Friday, April 20, 2018

Sting and Shaggy released 44/876


Sting & Shaggy

Released: April 20, 2018

Peak: 40 US, 9 UK, -- CN, 38 AU

Sales (in millions): -- US, -- UK, 0.06 world (includes US and UK)

Genre: rock/reggae


Song Title [time] (date of single release, chart peaks) Click for codes to singles charts.

  1. 44/876 (with Morgan Heritage and Aldonia) [2:59]
  2. Morning Is Coming [3:11]
  3. Waiting for the Bfreak of Day [3:18]
  4. Gotta Get Back My Baby [2:56] (9/28/18)
  5. Don’t Make Me Wait [3:35] (1/26/18, 29 AA)
  6. Just One Lifetime [3:30] (3/1/19)
  7. 22nd Street [4:00]
  8. Dreaming in the U.S.A. [3:08]
  9. Crooked Tree [3:37]
  10. To Love and Be Loved [3:29]
  11. Sad Trombone [5:43]
  12. Night Shift [3:26]

Songs were written by Sting & Shaggy with their backing musicians.

Total Running Time: 42:52


2.538 out of 5.00 (average of 10 ratings)

About the Album:

For Sting who, during the 21st century, had written a Broadway show, sang songs for Disney, done a Christmas album, and released an album of lute recordings, this was “another detour.” RS The man behind classics such as “Every Breath You Take” and “Roxanne” partnered with “Jamaican reggae-pop growler Shaggy” RS for this “island-influenced album.” AZ

44/876 “reflects their mutual love of Jamaica – its music, the spirit of its people and vibrancy of its culture. Sting and Shaggy wrote and jammed together for a few weeks in New York City, creating music that seamlessly blends Caribbean rhythms-in traditional and modern styles-with pop craftsmanship and rock energy.” AZ

“Even when the material falls flat, as it frequently does, there’s some pleasure in picturing these two entirely unobjectionable personalities living their best lives, knocking back Coronas while gently busting each other’s chops.” PF It is amusing to hear “Sting, one of the stateliest and most humorless of all of rock elder statesmen,” PF alongside the singer who sang “banging on the bathroom floor” in his cheeky #1 hit “It Wasn’t Me.”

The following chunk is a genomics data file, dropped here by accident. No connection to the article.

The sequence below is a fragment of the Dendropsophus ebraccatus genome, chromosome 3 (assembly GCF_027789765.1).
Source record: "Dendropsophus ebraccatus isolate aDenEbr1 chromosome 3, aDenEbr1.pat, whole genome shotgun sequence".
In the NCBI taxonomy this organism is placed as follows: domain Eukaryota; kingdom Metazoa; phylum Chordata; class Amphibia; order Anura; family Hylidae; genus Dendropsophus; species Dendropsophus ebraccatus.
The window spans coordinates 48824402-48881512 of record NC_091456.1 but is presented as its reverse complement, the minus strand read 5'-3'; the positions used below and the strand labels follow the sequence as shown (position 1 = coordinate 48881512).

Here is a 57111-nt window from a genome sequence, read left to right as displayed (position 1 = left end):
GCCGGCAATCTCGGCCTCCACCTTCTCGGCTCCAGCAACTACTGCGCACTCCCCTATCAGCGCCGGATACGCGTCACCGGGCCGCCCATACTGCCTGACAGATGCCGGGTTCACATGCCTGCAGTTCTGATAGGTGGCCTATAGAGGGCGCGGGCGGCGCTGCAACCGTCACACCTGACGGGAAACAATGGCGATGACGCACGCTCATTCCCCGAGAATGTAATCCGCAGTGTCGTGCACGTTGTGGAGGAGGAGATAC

The title refers to the country calling code for their respective home countries – United Kingdom (+44) and Jamaica (876). Shaggy spent the first 18 years of his life in Jamaica before moving to New York City. Sting’s music with the Police was inspired by the region and they spent some time in Jamaica in the 1980s. Sting wrote his biggest hit, “Every Breath You Take,” there. FB

Shaggy noted the Police “were brilliant. They could spot a sound that was cool, the 'it’ sound. That sound was reggae. They put their style to it, then it got played on mainstream airwaves. So for us older reggae guys who were there, it was: ‘Wow, our sound is on the radio!’ ‘Roxanne’ would be playing in Jamaica. It’s cool now at this stage of the game. I'm rockin’ and doing an album with an icon, who is somewhat a pioneer of my genre.” FB

He says of the album, “It’s kind of mash-up…The beauty about what he has done with The Police and even after is he blends all these different styles of music. The basis of what we are doing is reggae, but in some of these songs you might hear jazz chords.” FB “Nobody will mistake [Shaggy] for one of reggae’s greats, but he’s a game performer, down for whatever the album throws at him, be it dub, rocksteady, or yacht rock. His toasts color otherwise colorless songs without disrupting the tasteful romantic vibe Sting sets so carefully.” PF

Sting “evokes the ghost of Bob Marley on the buoyant title trackRS and Morning Is Coming “approximates Marley’s ‘Three Little Birds.’” RS “While 44/876 appears to begin in Jamaica, it gradullay hones in on the pair’s mutual admiration for American life and culture. Beach Boys harmonies drive Dreaming in the U.S.A..” RS

Sting’s “voice has taken on a smoky hue that can work for him when he leans into it, especially on the jazzy, The Dream of the Blue Turtles-styled Waiting for the Break of Day or the torchy Sad Trombone,” PF in which “Sting revisits his inner Tin Pan Alley.” RS This is “actually one of Sting’s more enjoyable albums, simply because he’s actually having fun here.” PF

44/876 won the Grammy for Best Reggae Album.

Notes: The Digital Deluxe and Target Exclusive editions added “If You Can’t Find Love,” “Love Changes Everything,” “16 Fathoms,” and a remix of “Don’t Make Me Wait.” A super deluxe edition bonus disc included live performances of “Don’t Make Me Wait” along with Sting’s “Englishman in New York,” “Fields of Gold,” “Message in a Bottle,” and “Roxanne.” Finally, a CD Deluxed Softpack Edition added two versions of “GOtta Get Back My Baby,” the song “Skank Up (Oh Lawd),” and live versions of “If You Can’t Find Love,” “Message in a Bottle,” “Every Breath You Take,” “Don’t Make Me Wait,” and “Fields of Gold.”

Resources and Related Links:

Other Related DMDB Pages:

First posted 11/18/2021.

No comments:

Post a Comment